Busy shoppers rushing along Rehov Pierre Koenig in Talpiot should take a few moments to look up. Perched on top of one of the pillars outside the Hadar Mall is Exodus, one of the newest art pieces to adorn Jerusalem’s streets.
The piece depicts a winged boat soaring toward the sky.
“It is an expression of freedom,” explains sculptor Paul Taylor, for whom sculpture is more than just something interesting to look at.
“A sculpture marks a place in the same way that a stamp finishes an envelope,” Taylor says at his Talpiot studio Create-space. “It shows humor, humanity, and it invites a debate that is other than just the ordinary place. It changes the dynamics of the place.”
However, despite his aspirations, Taylor admits that most people don’t even look at the fruits of his labor. He occasionally sits at a coffee shop adjacent to the pillar sipping java and observing the public as they mill past his work. To his dismay, few people even notice that it is there.
“It is a problem with the consciousness of the people,” he says.
According to Taylor, one possible reason for the lack of interest may be the small amount of public art in the capital compared to other cities around the world. The relative lack of public sculpture in Jerusalem means that those works that do exist often go unnoticed.
“When you walk around London or Rome, there is art and sculpture everywhere. People know that they are there and they want more. Sculpture makes the streets beautiful and interesting,” he says.
The message of the Exodus
sculpture comes from its shape.“There is something very comforting about the shape of boats besides a means of transport,” says Taylor, 52. “Being in a boat is a position of isolation and hope, and that makes it similar to prayer.”
Although Taylor’s sculpture is located within the mall premises, it still required municipal approval, a task that fell to the Outdoor Art and Sculpture Committee headed by Deputy Mayor Naomi Tsur.
The new committee is taking a careful look at future public works of art in the city.
“It is an extremely sensitive issue as to what art goes up and what doesn’t,” Tsur explains. “It is something you would have to tread carefully with.”
Tsur believes that the public should be involved in making the decisions as to what art is best for the city. All proposed works can now be viewed on the Jerusalem Municipality Web site.
“We could have much more than we do have, but I would like to engage the public in a dialogue about it to get their opinion,” she says.
Web visitors can also grade the works to help in the approval process. The minutes from committee meetings are also available online.
Among the considerations is whether a piece should be permanent or given a trial period of a few years after which it may be removed.
“When it is put up, it shouldn’t be a life sentence,” Tsur says.
When making a comparison to cities like Rome and London, there is the sensitive issue of lifelike sculptures and their place in Jewish tradition. Western cities often celebrate legends and honored figures of the past with a statue that can include mythological themes. However, the prohibition against making graven images is one of the Ten Commandments, and this has traditionally included all statues of people or divine bodies. There will be no brazen Mercury greeting travelers at the Central Bus Station or naked cherubs cavorting on Rehov Ben-Yehuda.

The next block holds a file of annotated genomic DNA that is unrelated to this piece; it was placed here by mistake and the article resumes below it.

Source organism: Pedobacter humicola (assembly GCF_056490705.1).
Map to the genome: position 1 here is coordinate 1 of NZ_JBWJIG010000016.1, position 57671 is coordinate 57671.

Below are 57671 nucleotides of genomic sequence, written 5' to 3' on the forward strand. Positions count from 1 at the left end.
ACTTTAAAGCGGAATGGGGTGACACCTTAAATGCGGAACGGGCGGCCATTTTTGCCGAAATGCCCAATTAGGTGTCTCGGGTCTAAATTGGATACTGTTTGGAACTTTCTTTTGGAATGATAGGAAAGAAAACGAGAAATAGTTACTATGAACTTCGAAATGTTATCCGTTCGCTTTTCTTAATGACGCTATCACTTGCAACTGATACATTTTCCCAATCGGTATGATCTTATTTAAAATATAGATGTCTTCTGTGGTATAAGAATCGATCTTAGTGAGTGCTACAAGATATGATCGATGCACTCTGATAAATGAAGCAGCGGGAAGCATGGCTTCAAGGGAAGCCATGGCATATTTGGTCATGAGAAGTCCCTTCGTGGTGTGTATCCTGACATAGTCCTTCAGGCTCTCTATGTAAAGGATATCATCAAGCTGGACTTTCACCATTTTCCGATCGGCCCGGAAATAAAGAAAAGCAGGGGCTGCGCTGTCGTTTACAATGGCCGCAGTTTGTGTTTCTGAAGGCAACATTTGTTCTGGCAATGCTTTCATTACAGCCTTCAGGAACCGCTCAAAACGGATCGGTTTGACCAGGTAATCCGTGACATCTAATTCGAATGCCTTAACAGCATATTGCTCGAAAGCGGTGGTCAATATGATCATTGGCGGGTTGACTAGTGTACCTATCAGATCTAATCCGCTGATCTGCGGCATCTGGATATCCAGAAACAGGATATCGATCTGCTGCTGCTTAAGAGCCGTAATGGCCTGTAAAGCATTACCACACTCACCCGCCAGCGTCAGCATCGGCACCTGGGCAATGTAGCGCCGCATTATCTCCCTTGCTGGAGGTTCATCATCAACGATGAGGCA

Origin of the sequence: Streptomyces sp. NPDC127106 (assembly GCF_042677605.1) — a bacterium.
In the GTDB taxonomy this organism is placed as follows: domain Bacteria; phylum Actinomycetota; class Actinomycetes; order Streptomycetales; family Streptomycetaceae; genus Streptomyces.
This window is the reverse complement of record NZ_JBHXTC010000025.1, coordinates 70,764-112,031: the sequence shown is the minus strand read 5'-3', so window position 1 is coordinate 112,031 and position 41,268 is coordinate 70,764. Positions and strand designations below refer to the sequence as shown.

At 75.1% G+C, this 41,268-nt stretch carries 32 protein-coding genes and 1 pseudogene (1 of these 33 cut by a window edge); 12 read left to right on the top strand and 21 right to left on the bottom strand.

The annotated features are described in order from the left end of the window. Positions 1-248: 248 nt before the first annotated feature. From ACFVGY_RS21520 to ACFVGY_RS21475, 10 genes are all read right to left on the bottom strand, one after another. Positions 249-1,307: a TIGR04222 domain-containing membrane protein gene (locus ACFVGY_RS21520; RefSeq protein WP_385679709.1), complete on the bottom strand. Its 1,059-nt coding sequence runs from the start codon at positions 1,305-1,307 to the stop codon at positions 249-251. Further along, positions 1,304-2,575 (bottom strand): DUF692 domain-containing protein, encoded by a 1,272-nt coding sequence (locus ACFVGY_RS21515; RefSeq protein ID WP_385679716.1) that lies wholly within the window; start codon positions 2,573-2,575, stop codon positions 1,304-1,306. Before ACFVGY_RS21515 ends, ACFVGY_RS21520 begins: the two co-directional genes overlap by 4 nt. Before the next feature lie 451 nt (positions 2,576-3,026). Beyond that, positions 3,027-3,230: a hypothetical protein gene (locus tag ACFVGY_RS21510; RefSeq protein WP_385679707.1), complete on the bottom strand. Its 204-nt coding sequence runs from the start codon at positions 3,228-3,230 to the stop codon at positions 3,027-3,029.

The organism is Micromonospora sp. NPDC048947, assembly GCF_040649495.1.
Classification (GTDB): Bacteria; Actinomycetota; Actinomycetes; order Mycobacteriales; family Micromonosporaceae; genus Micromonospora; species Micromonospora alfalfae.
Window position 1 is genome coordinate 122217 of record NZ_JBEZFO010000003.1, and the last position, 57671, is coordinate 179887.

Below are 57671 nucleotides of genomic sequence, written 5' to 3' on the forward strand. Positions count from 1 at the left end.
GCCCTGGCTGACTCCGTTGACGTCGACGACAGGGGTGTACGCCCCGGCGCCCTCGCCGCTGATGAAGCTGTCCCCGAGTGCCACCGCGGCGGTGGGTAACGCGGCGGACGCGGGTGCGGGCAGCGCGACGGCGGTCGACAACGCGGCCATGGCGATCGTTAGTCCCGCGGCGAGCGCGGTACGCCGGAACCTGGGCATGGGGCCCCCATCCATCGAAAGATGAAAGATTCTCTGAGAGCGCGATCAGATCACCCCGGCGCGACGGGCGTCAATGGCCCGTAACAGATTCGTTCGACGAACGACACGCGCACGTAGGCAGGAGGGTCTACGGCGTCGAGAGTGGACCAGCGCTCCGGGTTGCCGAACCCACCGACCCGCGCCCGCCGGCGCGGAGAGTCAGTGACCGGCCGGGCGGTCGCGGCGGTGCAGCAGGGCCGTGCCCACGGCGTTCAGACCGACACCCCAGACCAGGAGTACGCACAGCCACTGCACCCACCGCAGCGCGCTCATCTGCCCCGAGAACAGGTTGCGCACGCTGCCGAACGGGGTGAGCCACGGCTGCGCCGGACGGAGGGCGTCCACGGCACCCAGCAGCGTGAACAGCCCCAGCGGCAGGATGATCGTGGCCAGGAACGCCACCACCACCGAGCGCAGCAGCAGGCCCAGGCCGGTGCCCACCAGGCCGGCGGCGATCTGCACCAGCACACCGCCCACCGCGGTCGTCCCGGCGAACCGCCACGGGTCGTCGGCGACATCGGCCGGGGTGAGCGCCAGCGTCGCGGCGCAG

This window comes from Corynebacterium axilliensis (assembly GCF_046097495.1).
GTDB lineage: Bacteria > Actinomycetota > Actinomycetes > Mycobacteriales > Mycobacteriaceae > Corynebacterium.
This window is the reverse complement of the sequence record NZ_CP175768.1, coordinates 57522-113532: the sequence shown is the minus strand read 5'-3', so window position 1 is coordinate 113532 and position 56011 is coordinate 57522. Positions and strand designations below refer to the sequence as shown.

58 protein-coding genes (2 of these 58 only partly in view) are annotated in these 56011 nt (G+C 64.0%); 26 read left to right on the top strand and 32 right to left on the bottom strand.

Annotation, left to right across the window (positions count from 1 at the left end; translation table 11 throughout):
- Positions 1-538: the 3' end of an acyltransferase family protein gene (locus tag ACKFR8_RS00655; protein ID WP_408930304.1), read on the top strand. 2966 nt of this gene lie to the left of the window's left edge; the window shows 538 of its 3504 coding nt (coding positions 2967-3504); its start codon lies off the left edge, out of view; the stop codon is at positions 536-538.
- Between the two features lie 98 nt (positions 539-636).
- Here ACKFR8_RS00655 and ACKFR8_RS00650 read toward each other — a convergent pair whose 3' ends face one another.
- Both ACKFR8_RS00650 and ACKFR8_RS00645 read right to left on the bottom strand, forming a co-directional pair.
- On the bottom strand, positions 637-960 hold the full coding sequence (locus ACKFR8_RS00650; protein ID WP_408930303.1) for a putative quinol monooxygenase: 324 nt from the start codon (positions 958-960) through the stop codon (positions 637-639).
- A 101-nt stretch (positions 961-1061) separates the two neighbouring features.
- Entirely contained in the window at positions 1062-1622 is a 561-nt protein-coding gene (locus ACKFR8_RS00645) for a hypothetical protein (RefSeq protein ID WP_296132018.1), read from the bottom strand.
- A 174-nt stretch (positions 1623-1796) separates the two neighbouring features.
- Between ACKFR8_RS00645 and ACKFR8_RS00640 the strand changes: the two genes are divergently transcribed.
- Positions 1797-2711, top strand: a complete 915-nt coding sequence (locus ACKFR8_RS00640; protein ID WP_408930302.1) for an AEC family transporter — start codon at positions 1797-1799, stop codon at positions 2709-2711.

Tsur feels that care should always be taken not to offend the religious community by erecting an inappropriate statue near a holy site or in a religious neighborhood, but that there is no reason to restrict the scope of art in secular neighborhoods.
“In a modern secular neighborhood people have things like that in their homes anyway, and we would have nothing against it,” she says. She adds that it is an approach that is in line with the attitudes of the current administration at city hall.
The owners of the Hadar Mall commissioned the work in coordination with the municipal Committee for the Beautification of Talpiot. Exodus
was originally slated for another location but when those plans fell through, the committee asked mall director Avi Shitrit, himself a member of the committee, to step in.
“I was asked to help out, so I did,” Shitrit says. “We did it to help out, to advance art and to do something for the public, not for any financial gain.”
That the work was privately funded is, according to Taylor, encouraging. Cash-strapped municipalities can rarely afford to commission public art, so it is the private sector that must take up the mantle. “This is important because that is where the funding for art does, and should, come from,” he says.
While welcoming public funding of art, Tsur notes that it can incur its own dilemmas.
“If the philanthropist pays for the work of art and brings it to the city, do you still have to accept it?” she asks. “The city would prefer to be independent of private funding for public art projects, but there are other priorities.”
Taylor has been working and teaching sculpture in Jerusalem for 22
years. More of his work can be found in Beit Shemesh, as well as a
recent five-meter-high sculpture in the garden of a new school in
Jerusalem. During Hanukka he had an exhibit in Caesarea called “Pain in
Taylor has also taught at the Israel Museum and runs regular classes in
clay modeling, steel construction for figurative and abstract
sculpture, drawing and stone carving. However, sculpture is his real
“I need to make it. It cannot exist in my mind alone; it must exist.
Sculpture creates its own cauldron of things. Not for me but because it
exists somewhere. I am just the vehicle to bring it about.”
It remains to be seen whether Talpiot shoppers will get on board.
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